"Everyone on Our Board is Passionate About Exciting New Voices." A Chat With Kelly Luce of Bat City Review
Bat City Review is the kind of magazine that must be experienced to be truly understood. The same could be said for it’s vibrant EIC, Kelly Luce. Luce heads up a medley of literary superheroes, including writers, artists and editors, who all bring their own energy to the party, electrifying each issue.
Bat City Review scoffs at boundaries and shakes its head at the status quo. According to Luce, the magazine’s personality is a “Leo, Capricorn rising, a 5 on the enneagram, and its Myers-Briggs is ESFP. In other words, [it’s] outgoing, risk-taking, and odd, with a side of serious contemplation. The person who thrives at the party, but likes to hide out in a locked bathroom every once in a while.”
Luce takes us on a tour of her life as the magazine’s benevolent queen and gives us some insight into the brain of Bat City Review.
Interview by Sara Palmer.
What stories have you recently published that really exemplify the overall tone of Bat City?
Rachel Yoder's "The Tiny Mens in Your Boobs" from issue 9 is an example of the type of CNF we love: funny, edgy, full of heart. Georgi Tenev's "On the Beautiful Blue Danube," from our tenth anniversary issue, is a Bulgarian translation that's dark, and surprising in a way we hadn't seen before. And then there's Nick Francis Potter's "Winifred, Not a Horse," now infamous in Bat City circles for the riots it caused upon discussion. I can't describe that story. It must be read to be experienced.
When you create a magazine that has as many elements as Bat City, how do you create a cohesive flow?
It's funny how themes emerge, even among what at first might seem like a motley collection of stories, art, and poems. Each piece has a specific energy, but the magazine itself has an energy, too, that comes from the sum of its parts. Our managing editor does a great job of assembling everything and making it feel whole. The visual art we include does a lot of work in setting a context for the magazine, too; we try to match the literary energy with the visual energy. That way, even if you read pieces with different aesthetics, they still resonate with something visual you've encountered already.
We look for work we find underrepresented in literary magazines...A range of voices matters to us.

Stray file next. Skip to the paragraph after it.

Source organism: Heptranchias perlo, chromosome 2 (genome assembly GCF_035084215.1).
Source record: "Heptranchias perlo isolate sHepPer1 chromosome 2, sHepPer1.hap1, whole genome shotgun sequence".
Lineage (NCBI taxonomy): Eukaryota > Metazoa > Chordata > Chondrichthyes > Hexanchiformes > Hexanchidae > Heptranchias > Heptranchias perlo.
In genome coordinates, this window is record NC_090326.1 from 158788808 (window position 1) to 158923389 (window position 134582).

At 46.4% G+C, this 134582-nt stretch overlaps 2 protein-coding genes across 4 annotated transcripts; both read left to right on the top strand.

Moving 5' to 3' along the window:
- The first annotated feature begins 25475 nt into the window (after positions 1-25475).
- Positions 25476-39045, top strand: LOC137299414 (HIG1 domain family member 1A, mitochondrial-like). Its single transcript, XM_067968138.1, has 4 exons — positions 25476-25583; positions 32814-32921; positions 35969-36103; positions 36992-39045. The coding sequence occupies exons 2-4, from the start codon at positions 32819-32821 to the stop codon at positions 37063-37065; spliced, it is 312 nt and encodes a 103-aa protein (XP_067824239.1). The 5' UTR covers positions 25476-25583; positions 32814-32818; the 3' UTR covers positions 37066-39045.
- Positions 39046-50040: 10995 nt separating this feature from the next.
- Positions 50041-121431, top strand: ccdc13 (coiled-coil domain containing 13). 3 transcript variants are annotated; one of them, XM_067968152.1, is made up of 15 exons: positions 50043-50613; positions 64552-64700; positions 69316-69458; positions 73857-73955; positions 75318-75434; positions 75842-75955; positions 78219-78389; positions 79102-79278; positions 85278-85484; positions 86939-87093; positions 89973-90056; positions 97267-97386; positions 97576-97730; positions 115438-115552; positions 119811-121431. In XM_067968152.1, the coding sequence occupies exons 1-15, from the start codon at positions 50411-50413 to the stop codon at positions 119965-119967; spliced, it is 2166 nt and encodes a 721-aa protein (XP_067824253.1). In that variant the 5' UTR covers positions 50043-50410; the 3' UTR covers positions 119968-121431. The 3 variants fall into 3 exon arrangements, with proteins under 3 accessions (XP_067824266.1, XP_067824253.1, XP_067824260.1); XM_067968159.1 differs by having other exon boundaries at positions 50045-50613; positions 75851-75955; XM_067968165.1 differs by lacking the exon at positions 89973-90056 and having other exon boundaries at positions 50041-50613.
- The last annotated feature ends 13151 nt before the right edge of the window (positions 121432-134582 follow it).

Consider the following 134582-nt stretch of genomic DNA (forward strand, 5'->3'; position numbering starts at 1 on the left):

Bat City hosts quite a few readings, at least that's the impression I get from your Facebook page! How do these readings complement what's happening in the magazine?
We love parties! We host a monthly reading series featuring emerging writers from the UT MFA programs and the occasional local writer, as well as readings at Lit Crawl and AWP. The monthly series connects the wider community with new work from writers they may not know of (yet), which is also a goal our magazine. Our AWP and Lit Crawl events highlight our Bat City authors and their latest accomplishments.
What traditional literary magazine rules does Bat City intentionally try to break?
We look for work we find underrepresented in literary magazines: translations from languages not commonly translated into English, long fiction, experimental creative non-fiction. A range of voices matters to us. We want to represent women, the LGBT community, racial and ethnic minorities, people with disabilities. We publish a lot of really cool art, and have flexibility with the length of our issues. We never feel like we have to fill pages. And we aren't worried about sticking to a specific zone of taste, even within a single issue.
Editors have to deal with a lot of both glamour and gore (metaphorical, of course... I hope). What's the goriest part of your job? What's the most glamorous?
Being in a position to encourage writers, and discover new voices, makes one feel like a benevolent queen. Everyone on our board is passionate about exciting new voices, and we work together to carefully read through submissions, and to solicit writers we've read elsewhere As for gore, it's never fun to turn down pieces from writers we admire, especially if we've asked them to send work.
Sara Palmer, M.A., has a bachelor's in journalism and recently earned her master's in English with a concentration in creative writing. She is excited to no longer be a starving graduate student. Instead, she is now proudly working as a starving writer. Her work has appeared in Gravel, Hobo Pancakes, Allusions and Nick Belardes. In order to feed herself and her two cats, she teaches freshmen English, freelances in digital communications and teaches yoga. In her spare time she is desperately trying to finish a jigsaw puzzle of a Jackson Pollock painting.